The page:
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Israel-Hamas war tests China’s Middle East ambitions

The crisis in the Middle East triggered by Hamas’s attack on Israel is becoming a big test of China’s ambitions to build influence in a region traditionally dominated by the US, according to diplomats and analysts.

Washington remains overwhelmingly the strongest military power in the Middle East and demonstrated its might by dispatching two carrier strike groups after the attack. It is also the main diplomatic player in the region, despite Arab concerns that it has been disengaging, and as Israel’s main ally it has leverage over the Jewish state.

But China’s economic role has grown rapidly and it now trades more than the US with most regional countries. Beijing is also on good terms with almost all of them, including Iran — the backer of Hamas and Lebanon’s Hizbollah — prompting hopes it can use this influence to prevent a regional conflagration. During a call with China’s foreign minister Wang Yi on Saturday, US secretary of state Antony Blinken discussed “stability in the region and discouraging other parties from entering the conflict”.

In recent years, Beijing has begun trying to extend its political sway in the Middle East as part of President Xi Jinping’s vision for Chinese leadership of the “Global South” of emerging and non-aligned countries.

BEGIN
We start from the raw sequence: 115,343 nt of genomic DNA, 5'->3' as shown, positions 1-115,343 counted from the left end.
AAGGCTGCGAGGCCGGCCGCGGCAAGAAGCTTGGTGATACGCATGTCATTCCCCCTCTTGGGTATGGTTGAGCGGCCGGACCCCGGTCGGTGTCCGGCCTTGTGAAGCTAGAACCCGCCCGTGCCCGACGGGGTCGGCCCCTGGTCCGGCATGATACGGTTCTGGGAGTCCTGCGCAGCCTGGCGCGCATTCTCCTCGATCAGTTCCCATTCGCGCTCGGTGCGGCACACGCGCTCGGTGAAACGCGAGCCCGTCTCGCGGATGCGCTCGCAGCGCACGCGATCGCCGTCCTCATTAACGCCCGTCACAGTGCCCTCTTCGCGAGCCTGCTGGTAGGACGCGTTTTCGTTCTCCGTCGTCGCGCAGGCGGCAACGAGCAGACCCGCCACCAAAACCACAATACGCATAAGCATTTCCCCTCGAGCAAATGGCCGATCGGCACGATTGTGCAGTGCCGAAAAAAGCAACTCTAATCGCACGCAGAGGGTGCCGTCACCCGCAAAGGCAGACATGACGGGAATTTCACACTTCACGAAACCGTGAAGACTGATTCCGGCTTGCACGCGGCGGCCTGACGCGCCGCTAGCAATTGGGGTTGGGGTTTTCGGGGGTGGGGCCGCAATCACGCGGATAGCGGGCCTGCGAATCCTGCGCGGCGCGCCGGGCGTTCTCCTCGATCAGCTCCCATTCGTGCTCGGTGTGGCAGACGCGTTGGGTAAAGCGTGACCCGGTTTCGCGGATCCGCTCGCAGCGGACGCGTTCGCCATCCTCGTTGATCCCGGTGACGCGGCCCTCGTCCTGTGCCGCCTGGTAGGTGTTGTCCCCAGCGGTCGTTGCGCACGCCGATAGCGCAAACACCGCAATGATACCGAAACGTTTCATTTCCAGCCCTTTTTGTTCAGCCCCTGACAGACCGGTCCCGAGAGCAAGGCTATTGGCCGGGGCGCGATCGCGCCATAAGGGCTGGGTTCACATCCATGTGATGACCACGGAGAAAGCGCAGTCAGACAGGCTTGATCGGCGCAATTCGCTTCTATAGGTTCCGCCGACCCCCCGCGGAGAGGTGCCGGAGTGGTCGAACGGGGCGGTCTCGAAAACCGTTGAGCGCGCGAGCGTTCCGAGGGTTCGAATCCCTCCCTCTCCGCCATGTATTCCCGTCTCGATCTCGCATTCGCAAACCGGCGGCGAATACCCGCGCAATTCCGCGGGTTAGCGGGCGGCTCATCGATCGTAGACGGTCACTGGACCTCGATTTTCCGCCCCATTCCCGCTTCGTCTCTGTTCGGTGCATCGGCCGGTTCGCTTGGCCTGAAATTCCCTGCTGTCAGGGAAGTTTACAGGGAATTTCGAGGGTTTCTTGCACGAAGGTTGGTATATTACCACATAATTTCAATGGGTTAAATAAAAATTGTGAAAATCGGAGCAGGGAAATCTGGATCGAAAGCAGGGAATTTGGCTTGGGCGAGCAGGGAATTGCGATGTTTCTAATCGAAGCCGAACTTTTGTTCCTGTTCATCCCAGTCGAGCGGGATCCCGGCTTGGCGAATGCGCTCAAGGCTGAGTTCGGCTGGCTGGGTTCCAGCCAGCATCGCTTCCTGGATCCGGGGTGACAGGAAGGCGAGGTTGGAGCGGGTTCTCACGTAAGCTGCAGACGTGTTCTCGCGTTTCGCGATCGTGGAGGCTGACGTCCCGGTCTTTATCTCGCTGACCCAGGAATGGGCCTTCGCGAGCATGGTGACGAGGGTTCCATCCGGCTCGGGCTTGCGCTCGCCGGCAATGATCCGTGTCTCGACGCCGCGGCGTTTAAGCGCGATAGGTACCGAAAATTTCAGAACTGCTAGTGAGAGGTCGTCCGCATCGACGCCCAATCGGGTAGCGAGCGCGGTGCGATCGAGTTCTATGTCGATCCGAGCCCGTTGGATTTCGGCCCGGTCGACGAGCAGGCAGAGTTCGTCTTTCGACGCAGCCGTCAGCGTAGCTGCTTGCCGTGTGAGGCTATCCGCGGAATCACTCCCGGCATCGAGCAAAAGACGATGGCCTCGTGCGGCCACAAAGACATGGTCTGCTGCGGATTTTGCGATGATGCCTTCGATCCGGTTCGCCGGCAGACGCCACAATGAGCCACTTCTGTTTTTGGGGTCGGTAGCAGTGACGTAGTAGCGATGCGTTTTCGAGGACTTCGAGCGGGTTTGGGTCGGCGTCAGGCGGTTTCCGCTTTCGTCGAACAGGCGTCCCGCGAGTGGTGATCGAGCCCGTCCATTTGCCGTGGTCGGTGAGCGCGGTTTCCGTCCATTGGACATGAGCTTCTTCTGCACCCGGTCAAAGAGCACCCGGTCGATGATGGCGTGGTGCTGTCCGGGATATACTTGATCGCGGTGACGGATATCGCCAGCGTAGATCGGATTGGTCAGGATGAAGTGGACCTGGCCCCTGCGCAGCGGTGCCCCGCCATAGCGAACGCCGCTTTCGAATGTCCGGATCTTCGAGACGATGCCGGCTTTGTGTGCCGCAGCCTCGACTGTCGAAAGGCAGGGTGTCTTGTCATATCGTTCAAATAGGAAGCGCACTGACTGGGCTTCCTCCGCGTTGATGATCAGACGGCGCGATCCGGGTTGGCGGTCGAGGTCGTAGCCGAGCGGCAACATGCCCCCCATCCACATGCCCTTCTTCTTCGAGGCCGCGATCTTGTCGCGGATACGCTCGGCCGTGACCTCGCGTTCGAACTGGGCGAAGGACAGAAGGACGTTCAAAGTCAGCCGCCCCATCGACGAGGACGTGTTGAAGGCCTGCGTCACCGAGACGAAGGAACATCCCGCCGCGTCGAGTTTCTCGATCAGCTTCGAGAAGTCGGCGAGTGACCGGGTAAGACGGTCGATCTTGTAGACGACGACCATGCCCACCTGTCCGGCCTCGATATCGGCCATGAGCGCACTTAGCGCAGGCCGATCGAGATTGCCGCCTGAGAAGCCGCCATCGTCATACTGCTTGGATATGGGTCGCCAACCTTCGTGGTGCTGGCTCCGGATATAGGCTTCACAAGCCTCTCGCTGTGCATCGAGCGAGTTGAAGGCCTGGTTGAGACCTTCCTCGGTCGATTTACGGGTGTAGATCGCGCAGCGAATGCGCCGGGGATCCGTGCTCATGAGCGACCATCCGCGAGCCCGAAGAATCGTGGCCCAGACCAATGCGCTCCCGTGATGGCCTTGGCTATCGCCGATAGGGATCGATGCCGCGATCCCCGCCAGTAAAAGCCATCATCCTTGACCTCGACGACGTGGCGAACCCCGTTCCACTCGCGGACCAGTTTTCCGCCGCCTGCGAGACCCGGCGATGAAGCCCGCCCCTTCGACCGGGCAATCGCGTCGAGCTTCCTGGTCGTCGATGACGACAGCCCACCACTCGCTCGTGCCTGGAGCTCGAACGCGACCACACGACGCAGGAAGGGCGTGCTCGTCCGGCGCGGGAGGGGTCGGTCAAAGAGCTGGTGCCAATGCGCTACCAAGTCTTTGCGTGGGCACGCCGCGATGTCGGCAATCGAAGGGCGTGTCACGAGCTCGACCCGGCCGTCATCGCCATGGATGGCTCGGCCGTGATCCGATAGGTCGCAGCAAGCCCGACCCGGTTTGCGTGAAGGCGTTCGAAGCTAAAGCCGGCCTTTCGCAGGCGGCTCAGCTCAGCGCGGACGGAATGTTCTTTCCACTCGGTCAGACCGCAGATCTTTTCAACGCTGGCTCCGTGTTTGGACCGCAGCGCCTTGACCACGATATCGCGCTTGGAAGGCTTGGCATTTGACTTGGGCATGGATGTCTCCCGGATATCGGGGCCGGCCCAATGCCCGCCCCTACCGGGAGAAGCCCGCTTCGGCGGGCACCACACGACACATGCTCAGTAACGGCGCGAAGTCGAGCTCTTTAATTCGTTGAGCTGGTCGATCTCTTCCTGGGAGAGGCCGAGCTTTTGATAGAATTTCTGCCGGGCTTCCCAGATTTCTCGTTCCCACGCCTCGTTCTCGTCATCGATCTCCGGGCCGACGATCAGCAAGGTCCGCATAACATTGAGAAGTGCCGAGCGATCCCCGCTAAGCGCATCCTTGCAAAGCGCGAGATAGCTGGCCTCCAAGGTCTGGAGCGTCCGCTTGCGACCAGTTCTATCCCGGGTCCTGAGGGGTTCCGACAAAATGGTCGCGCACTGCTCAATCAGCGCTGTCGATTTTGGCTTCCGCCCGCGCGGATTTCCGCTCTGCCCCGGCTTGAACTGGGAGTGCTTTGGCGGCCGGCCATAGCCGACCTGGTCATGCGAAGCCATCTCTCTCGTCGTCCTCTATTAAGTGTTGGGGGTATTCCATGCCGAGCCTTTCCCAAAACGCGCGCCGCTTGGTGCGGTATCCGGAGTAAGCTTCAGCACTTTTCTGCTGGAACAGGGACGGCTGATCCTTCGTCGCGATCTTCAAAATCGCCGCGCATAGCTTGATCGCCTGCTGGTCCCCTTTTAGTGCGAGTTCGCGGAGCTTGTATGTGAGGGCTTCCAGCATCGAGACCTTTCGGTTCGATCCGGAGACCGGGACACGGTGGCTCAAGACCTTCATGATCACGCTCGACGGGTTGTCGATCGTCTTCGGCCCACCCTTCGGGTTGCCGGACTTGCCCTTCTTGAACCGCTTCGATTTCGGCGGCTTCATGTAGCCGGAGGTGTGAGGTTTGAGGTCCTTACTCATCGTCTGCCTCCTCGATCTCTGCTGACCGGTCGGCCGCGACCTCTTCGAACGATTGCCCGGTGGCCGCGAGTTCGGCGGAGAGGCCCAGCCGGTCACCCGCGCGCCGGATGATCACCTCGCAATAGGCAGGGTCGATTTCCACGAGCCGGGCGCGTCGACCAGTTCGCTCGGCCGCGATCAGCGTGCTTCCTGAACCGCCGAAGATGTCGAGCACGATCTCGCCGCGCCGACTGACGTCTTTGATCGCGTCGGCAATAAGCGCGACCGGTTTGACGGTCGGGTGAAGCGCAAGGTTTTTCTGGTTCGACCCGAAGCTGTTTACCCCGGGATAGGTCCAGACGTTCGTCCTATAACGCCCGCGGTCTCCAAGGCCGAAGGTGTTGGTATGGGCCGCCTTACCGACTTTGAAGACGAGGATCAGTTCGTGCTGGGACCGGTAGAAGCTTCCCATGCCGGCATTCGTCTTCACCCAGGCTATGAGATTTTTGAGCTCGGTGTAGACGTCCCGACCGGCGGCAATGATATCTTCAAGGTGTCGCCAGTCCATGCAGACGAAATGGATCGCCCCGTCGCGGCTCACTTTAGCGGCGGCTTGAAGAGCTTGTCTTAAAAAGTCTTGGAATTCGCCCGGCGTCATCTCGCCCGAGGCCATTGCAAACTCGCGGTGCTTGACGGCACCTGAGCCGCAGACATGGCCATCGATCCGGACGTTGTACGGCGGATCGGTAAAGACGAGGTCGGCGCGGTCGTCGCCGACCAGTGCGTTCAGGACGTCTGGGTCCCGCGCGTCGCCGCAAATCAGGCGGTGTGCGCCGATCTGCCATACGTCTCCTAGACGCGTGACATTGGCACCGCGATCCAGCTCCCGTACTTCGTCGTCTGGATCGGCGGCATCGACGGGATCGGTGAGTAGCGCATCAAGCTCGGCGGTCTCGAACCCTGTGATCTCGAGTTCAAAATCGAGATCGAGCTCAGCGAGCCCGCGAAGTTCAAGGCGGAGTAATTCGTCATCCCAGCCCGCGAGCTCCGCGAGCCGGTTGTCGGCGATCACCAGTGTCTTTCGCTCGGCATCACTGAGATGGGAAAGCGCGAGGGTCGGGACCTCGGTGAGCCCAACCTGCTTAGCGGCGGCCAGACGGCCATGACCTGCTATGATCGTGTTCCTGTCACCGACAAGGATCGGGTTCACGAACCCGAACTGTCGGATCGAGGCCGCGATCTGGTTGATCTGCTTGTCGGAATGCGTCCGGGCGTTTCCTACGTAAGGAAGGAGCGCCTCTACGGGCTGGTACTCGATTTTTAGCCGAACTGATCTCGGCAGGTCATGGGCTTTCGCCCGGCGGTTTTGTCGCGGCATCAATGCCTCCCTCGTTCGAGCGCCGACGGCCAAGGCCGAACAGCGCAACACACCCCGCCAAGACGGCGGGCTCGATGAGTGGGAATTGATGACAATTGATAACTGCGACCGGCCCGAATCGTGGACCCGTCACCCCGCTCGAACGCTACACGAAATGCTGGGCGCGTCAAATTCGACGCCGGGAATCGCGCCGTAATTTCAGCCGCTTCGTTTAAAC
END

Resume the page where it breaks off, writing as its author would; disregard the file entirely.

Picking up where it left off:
Beijing was instrumental in bringing four Middle Eastern countries — Egypt, Iran, Saudi Arabia and the United Arab Emirates — into the Brics grouping of emerging nations this year. It also brokered a detente between Saudi Arabia and Iran in March, a diplomatic first for China. Xi followed this up in June with an offer to help Palestinian president Mahmoud Abbas promote peace talks with Israel.

Now analysts question how these nascent ambitions will weather the instability brought by the Israel-Hamas conflict. When Hamas unleashed its assault, Beijing struck a neutral tone that angered many Israelis and western countries, blandly calling for both sides to “remain calm” and failing to condemn the Palestinian faction’s actions.